Under the Sun
Remnants of predecessor are a heavy load to bear
MOTORISTS play dodge-'em with potholes on city streets. Municipal pools repairs take months, if not years, to complete, while getting a building permit requires strategic planning to bypass long lines.
Waimanalo Gulch landfill is fast reaching all-full, no-mo' room status. Voters have decided they want curbside recycling, but grumble that they might have to pay to maintain current trash pick-ups.
Bicyclists want safe byways for green transit and pedestrians don't want two-wheelers intruding on their sidewalks. Bus riders are mad because TheBus deleted their stops.
One community group demands that trees along its streets be cut down; others demand that trees be planted in theirs and, by the way, they want a dog park to boot.
Homeowners bitterly complain that assessments are too high and everyone hollers that increasing fees and taxes are just killing them. Not a day goes by without someone ripping into the decision to build a multibillion-dollar transit system. Not a day goes by without someone else faulting the choice of transit route.
Meanwhile, the feds are coming down hard on the city sewage plant and want fixes that will choke city finances.
What's a mayor to do?
Being chief executive of Honolulu is arguably the toughest political post in Hawaii. You're the focal point for all that happens on the most populated island in the state, the county with the crush of economic activity.
For Mufi Hannemann, the job has been even more difficult because he followed a man whose political ambition was the primary driver for decisions. In nearly 10 years as mayor, Jeremy Harris -- until scandal snapped his aspirations -- molded a framework of visible achievement while often neglecting the nuts and bolts of the municipal engine.
So Hannemann -- as he is wont to remind us even two years into his term -- has inherited the task of picking up the debris of Harris' defaults while trying to set his marks on the city.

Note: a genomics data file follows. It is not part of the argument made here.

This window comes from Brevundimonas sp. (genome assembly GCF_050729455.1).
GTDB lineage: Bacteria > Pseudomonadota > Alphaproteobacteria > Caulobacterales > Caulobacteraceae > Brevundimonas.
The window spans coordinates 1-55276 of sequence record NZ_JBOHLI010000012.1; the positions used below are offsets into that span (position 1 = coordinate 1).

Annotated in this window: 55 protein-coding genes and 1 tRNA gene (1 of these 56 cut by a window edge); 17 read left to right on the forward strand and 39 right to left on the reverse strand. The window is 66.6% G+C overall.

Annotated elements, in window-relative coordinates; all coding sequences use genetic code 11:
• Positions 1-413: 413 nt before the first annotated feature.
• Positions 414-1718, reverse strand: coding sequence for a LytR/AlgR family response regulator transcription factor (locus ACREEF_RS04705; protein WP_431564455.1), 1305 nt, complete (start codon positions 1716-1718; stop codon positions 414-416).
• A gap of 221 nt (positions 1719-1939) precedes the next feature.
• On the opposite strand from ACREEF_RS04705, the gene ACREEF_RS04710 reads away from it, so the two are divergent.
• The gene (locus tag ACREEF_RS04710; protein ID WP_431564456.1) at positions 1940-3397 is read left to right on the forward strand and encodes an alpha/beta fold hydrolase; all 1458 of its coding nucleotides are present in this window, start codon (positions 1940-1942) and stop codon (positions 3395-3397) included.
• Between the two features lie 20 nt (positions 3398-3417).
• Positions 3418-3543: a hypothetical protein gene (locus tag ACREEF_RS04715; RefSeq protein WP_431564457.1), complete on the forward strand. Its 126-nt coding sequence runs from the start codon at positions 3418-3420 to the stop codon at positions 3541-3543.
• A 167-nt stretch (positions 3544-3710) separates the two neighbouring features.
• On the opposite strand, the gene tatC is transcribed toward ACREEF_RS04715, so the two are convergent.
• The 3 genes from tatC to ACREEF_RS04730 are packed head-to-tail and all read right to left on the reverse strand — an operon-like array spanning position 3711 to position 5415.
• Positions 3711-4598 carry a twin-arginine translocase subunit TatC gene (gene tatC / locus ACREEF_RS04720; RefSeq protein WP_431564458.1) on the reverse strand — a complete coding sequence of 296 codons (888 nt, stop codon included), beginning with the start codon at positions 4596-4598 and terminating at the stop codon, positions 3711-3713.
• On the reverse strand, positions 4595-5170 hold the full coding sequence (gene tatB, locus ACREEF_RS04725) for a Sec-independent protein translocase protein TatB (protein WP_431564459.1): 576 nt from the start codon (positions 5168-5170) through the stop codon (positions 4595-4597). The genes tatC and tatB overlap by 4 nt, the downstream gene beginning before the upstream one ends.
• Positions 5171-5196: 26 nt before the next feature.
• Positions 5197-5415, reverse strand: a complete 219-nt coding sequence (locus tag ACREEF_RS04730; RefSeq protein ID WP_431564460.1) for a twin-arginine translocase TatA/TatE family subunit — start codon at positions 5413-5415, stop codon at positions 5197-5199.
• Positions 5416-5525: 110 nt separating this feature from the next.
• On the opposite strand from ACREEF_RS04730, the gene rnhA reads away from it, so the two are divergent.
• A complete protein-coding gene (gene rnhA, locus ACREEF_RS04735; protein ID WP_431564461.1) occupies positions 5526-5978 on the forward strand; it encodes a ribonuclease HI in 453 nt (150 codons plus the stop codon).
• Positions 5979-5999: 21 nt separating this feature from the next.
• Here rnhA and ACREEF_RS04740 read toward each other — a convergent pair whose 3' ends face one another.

It won't be easy, but Hannemann's political objectives will motivate him, and motivation, if properly directed, could be good for the city.
Political ambition feeds on what's next, but when politicians reach the end of their careers, interests shift to their legacy. Which is what George Bush is confronting as his presidency -- ruled by hubris and incompetence -- counts down to fewer than 650 days.
With little hope of substantive achievement against a renitent Congress, Bush has sent his faithful operative, Karl, roving the country in search of sympathetic institutions to house his presidential archives and library.
He shouldn't despair that he won't have something to show. His legacy will be evident in the stilled ruins of Louisiana; in the prosthetics of damaged soldiers; in studies doctored to skew science on global warming; in the erosion of civil liberties, Americans' trust for their government leaders, the nation's status and power on the world stage; and in the denial of research to counter diabetes and Parkinson's disease.
A host of problems will be left behind -- Social Security, health care, immigration reform -- and, of course, the war, which despite Congress' efforts, will drag on after Bush retreats to bass-fishing in Crawford.
Whoever gets to the White House next will be in an unenviable position. By comparison, Hannemann doesn't have it so bad.
has been on the staff of the Star-Bulletin since 1976. She can be reached at firstname.lastname@example.org